"The most common and harmful view that has penetrated into dog training techniques is the belief that wherever they are, dogs try to build a hierarchy based on dominance. This idea led to an extremely misunderstanding of the social relations of dogs, both between animals in one home, and between dogs and their owner. The prevailing view of dogs is that every individual of this species feels an irresistible need to dominate and control their social partners. In fact, the word 'dominance' often appears in this context. About dogs attacking people they know, they are often referred to as "aggressive related to dominance." This term is also sometimes mistakenly used to describe a dog's personality. The book has a quote from the American Dog Training Network website: "The dominant dog knows what he wants and decides to get it in every available way. Has grace, even a lot. When it does not work, he is stubborn because of the big U. And when everything else fails, he adopts a certain attitude. " This can be considered as a description of an unruly and untrained dog. However, he says nothing about his relationship with other dogs, dominant or not. Another inaccurate or misleading use of the word "dominant" when referring to dog training is the statement by Cesar Millan, who was mentioned earlier, about dogs trying to "dominate" cats and about a dog chasing laser light to dominate them. A biologist would consider such behavior of the animal without hesitation as predatory and not social. The word "dominance", used correctly, means something completely different from what dog trainers and others attribute to it. The term simply describes the relationship between two individuals at a particular moment. It doesn't give any clues as to how this situation happened or how long it will last. Nothing is known about the personalities of these two individuals. The biologist would probably say that by placing the dominant individual in a different social situation, he might as well stop being dominant. In addition, the term is only a description, not stating whether these two animals are aware that their relationship is dominated "[5]. You can read more about this in John Bradshaw's book “Dog Sense”.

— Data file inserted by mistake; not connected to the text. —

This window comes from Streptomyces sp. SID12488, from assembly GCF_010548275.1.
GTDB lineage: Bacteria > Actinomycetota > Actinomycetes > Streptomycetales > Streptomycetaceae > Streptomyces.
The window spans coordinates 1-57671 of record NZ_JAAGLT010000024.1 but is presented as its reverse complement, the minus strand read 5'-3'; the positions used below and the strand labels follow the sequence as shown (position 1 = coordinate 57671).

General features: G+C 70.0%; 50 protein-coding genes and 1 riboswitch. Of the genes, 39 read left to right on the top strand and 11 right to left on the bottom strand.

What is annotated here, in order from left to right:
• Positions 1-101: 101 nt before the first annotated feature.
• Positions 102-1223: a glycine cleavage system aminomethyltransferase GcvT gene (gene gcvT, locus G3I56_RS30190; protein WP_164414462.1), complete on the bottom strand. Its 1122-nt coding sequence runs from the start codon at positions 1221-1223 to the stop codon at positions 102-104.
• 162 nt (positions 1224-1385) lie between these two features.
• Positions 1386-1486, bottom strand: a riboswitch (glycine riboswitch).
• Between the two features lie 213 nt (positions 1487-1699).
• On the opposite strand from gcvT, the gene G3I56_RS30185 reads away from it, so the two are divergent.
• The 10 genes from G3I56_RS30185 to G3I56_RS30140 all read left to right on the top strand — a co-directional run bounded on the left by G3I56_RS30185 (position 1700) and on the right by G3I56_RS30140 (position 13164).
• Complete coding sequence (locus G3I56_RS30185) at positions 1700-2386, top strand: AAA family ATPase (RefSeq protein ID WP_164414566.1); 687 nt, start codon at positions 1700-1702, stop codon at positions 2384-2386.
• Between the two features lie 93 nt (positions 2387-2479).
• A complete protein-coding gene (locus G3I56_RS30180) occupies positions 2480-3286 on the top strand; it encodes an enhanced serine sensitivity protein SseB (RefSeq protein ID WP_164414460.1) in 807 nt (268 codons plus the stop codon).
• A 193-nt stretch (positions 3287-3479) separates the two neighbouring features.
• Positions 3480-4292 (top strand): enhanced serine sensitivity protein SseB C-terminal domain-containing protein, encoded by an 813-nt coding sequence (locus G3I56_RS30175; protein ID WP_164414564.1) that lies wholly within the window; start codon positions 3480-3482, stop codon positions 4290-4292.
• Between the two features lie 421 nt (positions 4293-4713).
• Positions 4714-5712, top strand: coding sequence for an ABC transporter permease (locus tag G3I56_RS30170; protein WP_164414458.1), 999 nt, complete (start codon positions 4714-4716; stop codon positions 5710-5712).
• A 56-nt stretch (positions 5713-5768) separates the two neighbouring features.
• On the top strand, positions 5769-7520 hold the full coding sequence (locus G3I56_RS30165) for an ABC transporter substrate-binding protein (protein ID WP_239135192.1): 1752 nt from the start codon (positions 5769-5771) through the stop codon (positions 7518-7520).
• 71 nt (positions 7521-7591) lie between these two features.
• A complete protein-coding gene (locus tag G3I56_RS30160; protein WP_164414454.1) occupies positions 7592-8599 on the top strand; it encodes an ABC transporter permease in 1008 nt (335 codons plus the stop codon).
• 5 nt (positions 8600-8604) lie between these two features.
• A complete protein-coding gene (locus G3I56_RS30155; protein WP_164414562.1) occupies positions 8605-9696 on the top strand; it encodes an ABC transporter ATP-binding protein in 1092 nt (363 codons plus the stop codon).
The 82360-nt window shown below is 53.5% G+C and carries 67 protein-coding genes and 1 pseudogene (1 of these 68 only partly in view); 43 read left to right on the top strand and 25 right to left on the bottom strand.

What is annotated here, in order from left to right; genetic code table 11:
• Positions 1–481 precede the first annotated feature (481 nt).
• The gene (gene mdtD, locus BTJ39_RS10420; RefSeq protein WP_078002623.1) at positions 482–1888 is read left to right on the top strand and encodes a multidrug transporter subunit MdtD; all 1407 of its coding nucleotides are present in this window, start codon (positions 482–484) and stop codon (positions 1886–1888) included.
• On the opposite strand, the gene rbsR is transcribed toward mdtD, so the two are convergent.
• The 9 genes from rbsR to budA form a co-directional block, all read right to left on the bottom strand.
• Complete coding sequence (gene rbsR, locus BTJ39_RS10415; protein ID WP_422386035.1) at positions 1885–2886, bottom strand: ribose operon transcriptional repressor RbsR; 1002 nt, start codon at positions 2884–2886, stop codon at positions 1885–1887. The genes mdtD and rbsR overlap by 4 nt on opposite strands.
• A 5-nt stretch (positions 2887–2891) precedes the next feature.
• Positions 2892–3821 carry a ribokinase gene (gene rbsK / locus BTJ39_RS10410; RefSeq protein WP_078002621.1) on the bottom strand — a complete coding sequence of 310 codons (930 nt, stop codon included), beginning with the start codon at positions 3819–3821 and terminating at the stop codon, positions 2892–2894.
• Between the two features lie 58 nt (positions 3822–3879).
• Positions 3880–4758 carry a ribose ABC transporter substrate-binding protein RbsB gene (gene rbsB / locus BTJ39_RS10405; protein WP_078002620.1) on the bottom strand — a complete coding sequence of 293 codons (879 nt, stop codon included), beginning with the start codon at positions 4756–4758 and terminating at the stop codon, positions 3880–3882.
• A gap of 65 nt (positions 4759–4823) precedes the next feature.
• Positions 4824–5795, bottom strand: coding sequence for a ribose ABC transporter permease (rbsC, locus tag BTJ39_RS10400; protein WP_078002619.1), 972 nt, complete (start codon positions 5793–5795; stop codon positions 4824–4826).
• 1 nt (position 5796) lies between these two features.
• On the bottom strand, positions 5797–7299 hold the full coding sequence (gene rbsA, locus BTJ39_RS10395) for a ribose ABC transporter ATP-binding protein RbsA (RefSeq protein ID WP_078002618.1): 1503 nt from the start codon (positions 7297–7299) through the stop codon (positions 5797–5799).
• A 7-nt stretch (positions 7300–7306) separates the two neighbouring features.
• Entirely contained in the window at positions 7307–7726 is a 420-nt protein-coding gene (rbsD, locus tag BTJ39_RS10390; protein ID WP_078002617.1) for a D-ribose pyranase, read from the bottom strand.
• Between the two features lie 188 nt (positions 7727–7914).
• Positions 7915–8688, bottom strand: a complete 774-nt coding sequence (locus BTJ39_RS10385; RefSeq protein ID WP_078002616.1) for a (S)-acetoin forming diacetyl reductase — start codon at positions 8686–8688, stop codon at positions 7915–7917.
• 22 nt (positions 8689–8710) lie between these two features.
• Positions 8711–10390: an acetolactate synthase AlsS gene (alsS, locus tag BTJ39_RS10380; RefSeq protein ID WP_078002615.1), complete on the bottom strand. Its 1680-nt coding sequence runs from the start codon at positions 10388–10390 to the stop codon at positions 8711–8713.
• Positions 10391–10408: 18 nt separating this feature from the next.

Many owners of their dogs claim that after the introduction of dominance theory, their pets' behavior improved significantly. However, this does not mean that the theory of dominance is "a cure for all evil," but the fact that determining the dog of any clear rules and consistent compliance with them had an impact on this. Similarly, these principles can be applied the other way around and the effect would be the same. The dog feels best in a world where everything is ordered, there are rules. If they are not there, the dog has a so-called "self-will" and can behave as he wants, because he does not know what is good and what is bad. So to sum up briefly - introducing them to him makes the pooch simply behave better. It is also worth considering whether the same principles cannot be implemented in a more humane way. For example: walking right next to the leg can be taught by continuous adjustments, i.e. immediate and unexpected jerk of the spike or clamp chain, in other words: punishing the dog as soon as it starts to move away from us or we can teach the pooch in a more humane way, i.e. using the positive method strengthen and reward him, for example, with a treat when the pooch is walking next to us. Trained with such methods (it is worth mentioning here the supporters of these methods - Karen Pryor, Patricia McConell and Jean Donaldson) dogs are not afraid to try to present different behaviors in order to find the one that we "mean". In addition, they show them eagerly because they know that if they show us appropriate behavior they will be rewarded with taste or caress. So let's think if it's better to have and train a pooch who focuses on us (or even at the beginning on a treat) and tries to please us by trying to understand and do what we mean or focusing only on avoiding punishment? How does the dog feel then and how does this affect confidence in its guide? Does he want to keep learning or is he completely demotivated?